In doing so, they used seeds of African rice varieties that local farmers, many of them women from Guinea, grew in their fields, and incorporated them into gene banks. The farmers, in turn, provided information to the scientists about the traits that they most valued in the new hybrids.
The new rice smothers grain-robbing weeds like it's African parents, resists droughts and pests, and is able to thrive in poor soils. The trait of higher productivity conferred by it's Asian parents is also present, meaning that with few additional inputs the farmers using NERICA rice can double production and raise incomes. It is helping to meet multiple needs - food, nutrition and income - for millions of people in the humid tropics of West Africa
The panicles of this rice variety can hold 400 grains compared to the 75-100 grains of it's African parents. Further improvements in the plants architecture such as longer panicles with forked branches, strong stems and panicles that hold grain tightly and prevent shattering- will allow the new varieties to out yield others and produce bountiful harvests with modest fertilisation.
They mature 30-50 days earlier than traditional varieties allowing farmers to grow extra crops of vegetables or legumes. They are taller thus making harvesting easier and they grow better on the fertile, acid soils that comprise 70% of the upland rice area in the region. In addition, there is 2% more body building protein in these new varieties than either their African or Asian parents.
Key features of the new varieties include:
-An increase in grain head size from 75-100 grains per head to 400 grains per head.
-An increase in yield from 1 tonne per hectare to 2.5 tonnes per hectare, yield increases to 5 tonnes per hectare with fertilizer use.
-Contains 2% more protein than their African or Asian parents.
-They are taller than most rices, which makes harvesting easier.
-They resist pests, and they tolerate drought and infertile soils better than Asian varieties.
NERICA varieties shade out weeds, are resistant to pests and droughts, grow in poor soils, and mature 30–50 days earlier than traditional varieties. Moreover, they produce 400 grains per plant (as opposed to 75–100 in the older varieties), contain 2% more proteins and, as a bonus, are said to taste like African rice.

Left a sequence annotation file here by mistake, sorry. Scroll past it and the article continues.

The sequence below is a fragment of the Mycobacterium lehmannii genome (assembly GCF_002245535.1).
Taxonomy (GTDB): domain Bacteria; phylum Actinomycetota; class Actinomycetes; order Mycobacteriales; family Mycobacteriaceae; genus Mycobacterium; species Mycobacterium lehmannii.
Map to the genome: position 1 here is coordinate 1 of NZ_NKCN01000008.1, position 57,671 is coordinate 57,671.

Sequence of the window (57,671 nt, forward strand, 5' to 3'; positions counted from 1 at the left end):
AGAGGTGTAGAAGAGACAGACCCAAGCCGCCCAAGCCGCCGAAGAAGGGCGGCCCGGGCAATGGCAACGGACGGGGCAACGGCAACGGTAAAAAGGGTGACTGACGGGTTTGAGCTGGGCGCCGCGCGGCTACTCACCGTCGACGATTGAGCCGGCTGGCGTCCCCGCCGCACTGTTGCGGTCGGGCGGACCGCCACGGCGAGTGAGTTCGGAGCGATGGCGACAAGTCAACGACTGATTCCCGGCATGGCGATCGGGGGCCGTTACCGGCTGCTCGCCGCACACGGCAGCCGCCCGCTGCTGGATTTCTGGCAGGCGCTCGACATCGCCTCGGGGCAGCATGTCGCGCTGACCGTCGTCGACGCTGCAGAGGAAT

The high productivity conferred on the NERICA strains by their Asian parents means that yields can be increased from the previous 1 ton per hectare to 1.5 tons without major inputs. With fertilizers and good care yields can double or even triple. Thus, the new rice holds great promise for a region in desperate need of decreasing hunger and increasing food security.
Some NERICA lines show high growth with low uptake of water and seem to be appropriate for long periods of cultivation in drought condition.
If 25% of rice farmers in Guinea, Côte d'Ivoire and Sierra Leone adopt the new varieties it is estimated that USD 20 million will be saved each year. The rices may also be valuable to rice producers in other dry environments, including areas of Latin America and Asia.
The enormous scientific efforts that produced NERICA will result in a “Green Revolution” in which nearly 1.7 million West African farmers will benefit from increased food security. It will help their countries save millions of dollars in rice imports. The basis for this success story is to be found in those West African farmers who continued to grow the ancient O. glaberrima varieties of rice despite the introduction of the new Asian species. Their knowledge, expertise, and continued adherence to their traditional rice provided the basis for experiments that resulted in the creation of a promising new hybrid. Thus, both cultural and ecological variables entered significantly into these developments.
1-"NERICA COMPENDIUM". WARDA. 2006. Retrieved 2008.
2-"Lowland NERICA". WARDA. 2006. Retrieved 2008-07-07.
3- NERICA - new rice for West
4-GRAIN — Nerica: a 'wonder' rice?
5-Farmers embrace African 'miracle'